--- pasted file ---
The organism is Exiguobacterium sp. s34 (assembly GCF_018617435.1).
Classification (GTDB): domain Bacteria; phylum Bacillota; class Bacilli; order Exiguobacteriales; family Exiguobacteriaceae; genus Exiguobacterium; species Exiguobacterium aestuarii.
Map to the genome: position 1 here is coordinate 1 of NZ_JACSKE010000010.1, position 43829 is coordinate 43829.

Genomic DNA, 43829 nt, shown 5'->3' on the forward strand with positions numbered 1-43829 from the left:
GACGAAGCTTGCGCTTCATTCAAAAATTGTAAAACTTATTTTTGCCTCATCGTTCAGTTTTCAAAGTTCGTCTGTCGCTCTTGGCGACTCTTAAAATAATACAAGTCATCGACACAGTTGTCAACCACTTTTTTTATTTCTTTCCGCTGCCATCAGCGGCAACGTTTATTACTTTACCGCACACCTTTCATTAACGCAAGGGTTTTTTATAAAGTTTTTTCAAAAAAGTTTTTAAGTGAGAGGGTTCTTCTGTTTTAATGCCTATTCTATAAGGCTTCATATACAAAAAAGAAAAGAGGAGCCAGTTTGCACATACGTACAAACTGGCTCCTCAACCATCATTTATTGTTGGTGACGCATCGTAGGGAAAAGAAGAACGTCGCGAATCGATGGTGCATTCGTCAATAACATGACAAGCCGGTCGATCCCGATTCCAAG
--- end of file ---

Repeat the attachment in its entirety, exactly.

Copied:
The organism is Exiguobacterium sp. s34 (assembly GCF_018617435.1).
Classification (GTDB): domain Bacteria; phylum Bacillota; class Bacilli; order Exiguobacteriales; family Exiguobacteriaceae; genus Exiguobacterium; species Exiguobacterium aestuarii.
Map to the genome: position 1 here is coordinate 1 of NZ_JACSKE010000010.1, position 43829 is coordinate 43829.

Genomic DNA, 43829 nt, shown 5'->3' on the forward strand with positions numbered 1-43829 from the left:
GACGAAGCTTGCGCTTCATTCAAAAATTGTAAAACTTATTTTTGCCTCATCGTTCAGTTTTCAAAGTTCGTCTGTCGCTCTTGGCGACTCTTAAAATAATACAAGTCATCGACACAGTTGTCAACCACTTTTTTTATTTCTTTCCGCTGCCATCAGCGGCAACGTTTATTACTTTACCGCACACCTTTCATTAACGCAAGGGTTTTTTATAAAGTTTTTTCAAAAAAGTTTTTAAGTGAGAGGGTTCTTCTGTTTTAATGCCTATTCTATAAGGCTTCATATACAAAAAAGAAAAGAGGAGCCAGTTTGCACATACGTACAAACTGGCTCCTCAACCATCATTTATTGTTGGTGACGCATCGTAGGGAAAAGAAGAACGTCGCGAATCGATGGTGCATTCGTCAATAACATGACAAGCCGGTCGATCCCGATTCCAAG